In 1967, scientists decided to edit time. At the 13th annual meeting of the International Committee of Weights and Measures, a committee determined that the "scientific second" should be based on the radiation cycles of an atom of cesium-133, one of the most stable atoms. More specifically, the second was defined thus: "The second is the duration of 9,192,631,770 periods of the radiation corresponding to the transition between the two hyperfine levels of the ground state of the caesium-133 atom."
Scientists' calculations, satellite movements, carefully coordinated communications, spaceflight, and so much more depend on measurement, using units like the second. Exact measurements can, and have, been the dividing line between life and death. This is why scientists are now re-standardizing four units: the ampere, Kelvin, kilogram, and mole.
It seems to be common knowledge that the Earth rotates consistently and exactly, giving us 24-hour days and time measured in minutes, seconds, weeks, and years. But nature isn't this neat and clean; however slightly it might be, Earth's orbit and rotation vary. Historic units might be based on factors that change glacially over time or weren't precisely determined from the beginning. And while our ancestors might have been able to use the Earth's natural movement and placement in the Universe as an indicator, our advanced, modern technology requires heightened precision.
“It makes sense to have your measurement system based on true invariants of nature," said David Newell, a physicist at the National Institute of Standards and Technology, to Wired.
By using improved, precise measuring techniques, scientists from around the world are looking to make existing measurements even more accurate.
Measuring the Future
Researchers looking to improve these measurements have sent their final computations to The General Conference on Weights and Measures (CGPM). There, the measurements will be discussed, and as early as next year, every existing unit — minus the candela — will be based on a natural, fundamental constant like the speed of light.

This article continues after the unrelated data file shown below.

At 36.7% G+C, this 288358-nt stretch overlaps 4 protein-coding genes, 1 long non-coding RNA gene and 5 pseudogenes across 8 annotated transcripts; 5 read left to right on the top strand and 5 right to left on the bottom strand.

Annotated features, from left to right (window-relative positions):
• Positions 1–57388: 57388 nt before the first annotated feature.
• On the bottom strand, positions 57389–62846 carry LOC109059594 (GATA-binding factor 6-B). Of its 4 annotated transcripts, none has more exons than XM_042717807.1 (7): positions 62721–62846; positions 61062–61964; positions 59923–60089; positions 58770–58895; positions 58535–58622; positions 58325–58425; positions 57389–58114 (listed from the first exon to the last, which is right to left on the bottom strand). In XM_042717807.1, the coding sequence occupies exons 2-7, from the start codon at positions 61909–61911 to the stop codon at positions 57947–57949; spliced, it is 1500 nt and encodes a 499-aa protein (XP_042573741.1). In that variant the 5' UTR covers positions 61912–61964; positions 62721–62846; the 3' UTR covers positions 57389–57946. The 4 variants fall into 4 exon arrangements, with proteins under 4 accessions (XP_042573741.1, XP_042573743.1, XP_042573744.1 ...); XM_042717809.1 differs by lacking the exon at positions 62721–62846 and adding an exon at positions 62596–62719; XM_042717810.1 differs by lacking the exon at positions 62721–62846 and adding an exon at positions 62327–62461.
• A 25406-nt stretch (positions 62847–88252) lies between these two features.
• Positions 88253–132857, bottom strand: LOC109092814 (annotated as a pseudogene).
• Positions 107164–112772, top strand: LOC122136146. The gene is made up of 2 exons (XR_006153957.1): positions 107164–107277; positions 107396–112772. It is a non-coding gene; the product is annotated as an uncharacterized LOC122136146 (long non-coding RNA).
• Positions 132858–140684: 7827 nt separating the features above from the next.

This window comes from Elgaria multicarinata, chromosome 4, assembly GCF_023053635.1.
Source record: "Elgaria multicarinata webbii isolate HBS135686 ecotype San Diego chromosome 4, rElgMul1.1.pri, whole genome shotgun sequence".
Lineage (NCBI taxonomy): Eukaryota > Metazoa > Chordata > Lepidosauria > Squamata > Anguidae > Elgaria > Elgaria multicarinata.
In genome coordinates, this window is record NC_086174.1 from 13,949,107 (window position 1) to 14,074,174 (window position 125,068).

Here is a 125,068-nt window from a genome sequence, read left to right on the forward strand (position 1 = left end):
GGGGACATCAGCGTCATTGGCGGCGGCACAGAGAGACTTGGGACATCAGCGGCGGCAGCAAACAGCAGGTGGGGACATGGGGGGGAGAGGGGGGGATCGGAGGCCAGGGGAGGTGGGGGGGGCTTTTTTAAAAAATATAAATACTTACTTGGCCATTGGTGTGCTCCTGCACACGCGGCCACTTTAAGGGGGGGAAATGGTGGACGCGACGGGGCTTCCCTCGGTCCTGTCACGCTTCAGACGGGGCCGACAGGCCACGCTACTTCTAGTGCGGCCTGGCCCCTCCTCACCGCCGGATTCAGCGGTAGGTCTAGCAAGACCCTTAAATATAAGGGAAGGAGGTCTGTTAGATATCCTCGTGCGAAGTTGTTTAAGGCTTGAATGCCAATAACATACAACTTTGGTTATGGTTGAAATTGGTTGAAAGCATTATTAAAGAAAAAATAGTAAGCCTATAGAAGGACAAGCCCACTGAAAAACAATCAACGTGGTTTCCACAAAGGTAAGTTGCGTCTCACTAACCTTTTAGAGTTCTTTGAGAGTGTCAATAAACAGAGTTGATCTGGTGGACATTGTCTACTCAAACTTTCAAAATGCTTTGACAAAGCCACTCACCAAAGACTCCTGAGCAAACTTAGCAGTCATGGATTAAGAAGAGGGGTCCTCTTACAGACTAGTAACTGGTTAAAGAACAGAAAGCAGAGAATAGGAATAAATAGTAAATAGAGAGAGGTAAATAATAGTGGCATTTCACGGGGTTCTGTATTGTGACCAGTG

The kilogram, for instance, was determined in 1889 using the mass of a well-polished cylinder made of platinum-iridium, which was cast to represent the mass of a cubic decimeter of water. The problem with this standard is that it is not constant: the international standard, stored in a vault outside of Paris, gains about 50 micrograms every century due to dust accumulation. To make this measurement more exact and based off of a universal constant, scientists are using Planck's constant. Similar changes and improvements are being made for the other three units as well.
By embedding our measurements in universal constants, we will be able to reliably, consistently measure beyond a shred of a doubt, no matter what else changes.
“One of the very early sources of anger of the people in France was the lack of a universally fair measuring system,” said Martin Milton, the director of the International Bureau of Weights and Measures, to Wired. Standardized constants for goods like grain once protected buyers and sellers from being cheated; today, they protect the forward motion of our species. Whether you are trying to launch a rocket to an exact place in the galaxy or you are simply trying to weigh yourself, exacting measurements will allow for the progress of science and innovation. As we advance and grow, we measure.